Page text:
RULE 7:  Get your timing right. Anticipating the changing needs of the market and partners is crucial. Timing when to enter a market or not will help optimize success, as will knowing the right time and circumstances to start your business.

My comments: This has a lot to do with early planning of a business or taking advantage of changes in a market, or perhaps the availability of funding and staff. In 2009 it’s good timing for low overheads and staff availability but poor for funding. Also, with the many new changes there will be many opportunities for new businesses. Make sure you use your head as well as your heart making deciding to startup!

RULE 8:  Persevere. Tycoons go the extra mile. Perseverance, sheer determination and tenacity are core characteristics of the Mindset of a Tycoon. Successful entrepreneurs battle against all the odds to build their business and always appreciate when it is time to get out. Try to have flexibility to work outside your own comfort zones in order to bring your dreams to fruition.

My comments: This is my No.1 trait for entrepreneurial success!

RULE 9:  Be caring. Relationships with people are key. Business and personal relationships should be cherished. Treat people how you would want to be treated. Always remember that people are the lifeblood and engine room of any business.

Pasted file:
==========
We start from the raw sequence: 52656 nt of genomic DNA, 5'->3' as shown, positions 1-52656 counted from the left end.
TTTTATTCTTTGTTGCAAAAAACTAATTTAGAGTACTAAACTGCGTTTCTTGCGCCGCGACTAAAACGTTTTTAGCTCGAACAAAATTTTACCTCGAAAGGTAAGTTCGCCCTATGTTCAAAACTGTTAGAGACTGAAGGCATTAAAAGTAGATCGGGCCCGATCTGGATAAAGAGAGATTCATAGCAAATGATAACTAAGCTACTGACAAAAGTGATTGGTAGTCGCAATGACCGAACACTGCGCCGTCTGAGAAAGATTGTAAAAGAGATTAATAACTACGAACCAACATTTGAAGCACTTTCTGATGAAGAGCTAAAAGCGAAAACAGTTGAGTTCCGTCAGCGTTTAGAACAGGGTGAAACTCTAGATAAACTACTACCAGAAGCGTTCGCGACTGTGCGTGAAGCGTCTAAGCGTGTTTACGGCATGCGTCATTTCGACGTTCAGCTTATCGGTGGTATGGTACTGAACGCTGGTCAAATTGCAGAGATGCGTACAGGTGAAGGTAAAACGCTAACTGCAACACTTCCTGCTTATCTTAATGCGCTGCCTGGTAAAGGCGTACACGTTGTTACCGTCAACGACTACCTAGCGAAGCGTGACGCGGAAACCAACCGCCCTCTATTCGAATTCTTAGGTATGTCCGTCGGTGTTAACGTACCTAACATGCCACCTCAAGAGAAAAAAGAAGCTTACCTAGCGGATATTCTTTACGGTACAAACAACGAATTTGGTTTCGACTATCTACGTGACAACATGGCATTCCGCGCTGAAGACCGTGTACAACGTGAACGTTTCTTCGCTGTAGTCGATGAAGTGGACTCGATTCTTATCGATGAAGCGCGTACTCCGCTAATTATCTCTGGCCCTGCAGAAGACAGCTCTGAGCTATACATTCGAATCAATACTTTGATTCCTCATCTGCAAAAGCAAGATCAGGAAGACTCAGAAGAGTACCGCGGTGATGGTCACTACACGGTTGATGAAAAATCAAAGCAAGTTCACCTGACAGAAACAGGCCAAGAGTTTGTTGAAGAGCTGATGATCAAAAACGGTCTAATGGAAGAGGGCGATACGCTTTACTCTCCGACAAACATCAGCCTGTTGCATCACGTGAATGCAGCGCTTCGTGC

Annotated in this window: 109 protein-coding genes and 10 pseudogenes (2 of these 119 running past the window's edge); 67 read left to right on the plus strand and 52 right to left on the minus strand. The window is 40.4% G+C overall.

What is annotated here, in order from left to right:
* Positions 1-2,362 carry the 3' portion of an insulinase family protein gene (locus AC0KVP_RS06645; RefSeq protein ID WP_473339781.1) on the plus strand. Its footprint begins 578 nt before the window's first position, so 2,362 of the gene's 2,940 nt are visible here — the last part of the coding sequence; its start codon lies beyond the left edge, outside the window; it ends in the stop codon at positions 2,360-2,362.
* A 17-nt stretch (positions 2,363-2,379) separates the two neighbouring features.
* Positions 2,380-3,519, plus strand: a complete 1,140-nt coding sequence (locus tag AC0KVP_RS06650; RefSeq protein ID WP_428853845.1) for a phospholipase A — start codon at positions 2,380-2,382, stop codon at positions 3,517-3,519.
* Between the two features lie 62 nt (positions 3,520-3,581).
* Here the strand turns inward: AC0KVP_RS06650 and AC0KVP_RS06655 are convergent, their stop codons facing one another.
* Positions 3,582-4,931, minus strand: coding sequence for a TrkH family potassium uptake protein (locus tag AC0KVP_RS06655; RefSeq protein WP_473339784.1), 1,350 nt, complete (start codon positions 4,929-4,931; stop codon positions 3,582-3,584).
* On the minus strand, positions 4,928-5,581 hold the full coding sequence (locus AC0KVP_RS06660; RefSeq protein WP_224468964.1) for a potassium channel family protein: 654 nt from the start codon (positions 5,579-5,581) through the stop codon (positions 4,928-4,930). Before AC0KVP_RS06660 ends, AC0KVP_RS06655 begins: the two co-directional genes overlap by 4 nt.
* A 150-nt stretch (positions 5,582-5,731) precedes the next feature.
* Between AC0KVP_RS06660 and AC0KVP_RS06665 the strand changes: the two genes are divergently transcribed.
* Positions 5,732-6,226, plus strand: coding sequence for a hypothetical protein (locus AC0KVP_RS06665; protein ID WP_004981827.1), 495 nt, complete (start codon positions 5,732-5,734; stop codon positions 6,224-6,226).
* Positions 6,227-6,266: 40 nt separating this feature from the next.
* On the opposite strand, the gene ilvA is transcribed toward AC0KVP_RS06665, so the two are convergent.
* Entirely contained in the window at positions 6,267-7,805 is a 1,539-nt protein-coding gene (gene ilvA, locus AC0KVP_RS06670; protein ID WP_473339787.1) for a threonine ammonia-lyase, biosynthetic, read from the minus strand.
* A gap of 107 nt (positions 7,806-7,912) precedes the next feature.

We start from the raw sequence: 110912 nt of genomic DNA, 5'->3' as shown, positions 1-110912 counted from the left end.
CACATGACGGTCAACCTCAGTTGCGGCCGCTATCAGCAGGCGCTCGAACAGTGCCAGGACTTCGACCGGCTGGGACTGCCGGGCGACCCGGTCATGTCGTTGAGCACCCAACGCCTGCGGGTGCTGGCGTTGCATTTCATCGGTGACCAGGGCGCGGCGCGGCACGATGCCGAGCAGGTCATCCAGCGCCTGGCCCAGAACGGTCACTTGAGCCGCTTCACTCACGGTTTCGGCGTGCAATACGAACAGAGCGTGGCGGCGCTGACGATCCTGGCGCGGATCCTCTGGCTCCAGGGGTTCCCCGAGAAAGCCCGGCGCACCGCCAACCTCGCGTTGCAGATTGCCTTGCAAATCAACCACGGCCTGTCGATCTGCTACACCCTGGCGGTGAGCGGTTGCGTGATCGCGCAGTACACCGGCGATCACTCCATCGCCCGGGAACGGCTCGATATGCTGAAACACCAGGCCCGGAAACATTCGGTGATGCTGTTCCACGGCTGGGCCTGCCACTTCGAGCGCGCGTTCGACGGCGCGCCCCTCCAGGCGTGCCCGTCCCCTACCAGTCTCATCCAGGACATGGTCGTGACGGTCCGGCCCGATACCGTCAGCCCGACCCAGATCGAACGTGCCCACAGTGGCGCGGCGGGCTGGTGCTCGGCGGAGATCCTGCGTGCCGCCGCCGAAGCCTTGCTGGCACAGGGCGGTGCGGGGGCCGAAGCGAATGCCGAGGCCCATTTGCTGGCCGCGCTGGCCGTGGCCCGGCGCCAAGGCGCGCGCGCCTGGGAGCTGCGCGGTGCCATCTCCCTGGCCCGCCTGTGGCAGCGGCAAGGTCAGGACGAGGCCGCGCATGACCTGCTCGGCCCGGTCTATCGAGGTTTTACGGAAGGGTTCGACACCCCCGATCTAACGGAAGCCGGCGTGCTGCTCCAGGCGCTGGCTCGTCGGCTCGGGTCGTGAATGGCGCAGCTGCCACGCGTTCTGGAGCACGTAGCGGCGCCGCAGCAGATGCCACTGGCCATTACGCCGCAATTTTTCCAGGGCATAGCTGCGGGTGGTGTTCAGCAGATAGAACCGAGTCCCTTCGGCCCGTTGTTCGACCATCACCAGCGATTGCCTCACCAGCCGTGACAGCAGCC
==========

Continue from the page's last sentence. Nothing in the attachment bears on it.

My comments: This seems pretty obvious to me.

RULE 10:  Use your intuition. Listen to your instincts. They can protect you from making poor business decisions and guide you down the right path. These key attributes are your tools for entrepreneurial brilliance.

My comments: I like this last one as I can tell you every time I have made a decision where my “gut” reaction was against it I made a huge mistake! You have to learn to trust your inner intuition even when you will be wrong on occasion – in my case it cost my a great deal of pain and aggravation and was mostly related to people who I should not have hired or done business with…

So these are useful set of rules, I would have added some and removed others but they do “set the scene” for a new entrepeenur and give you some useful guidance across the board in getting going.

The rest of the book has few nice bits in it but is not for those of us who have the experience of running our own business but it is useful in parts for someone totally new to business.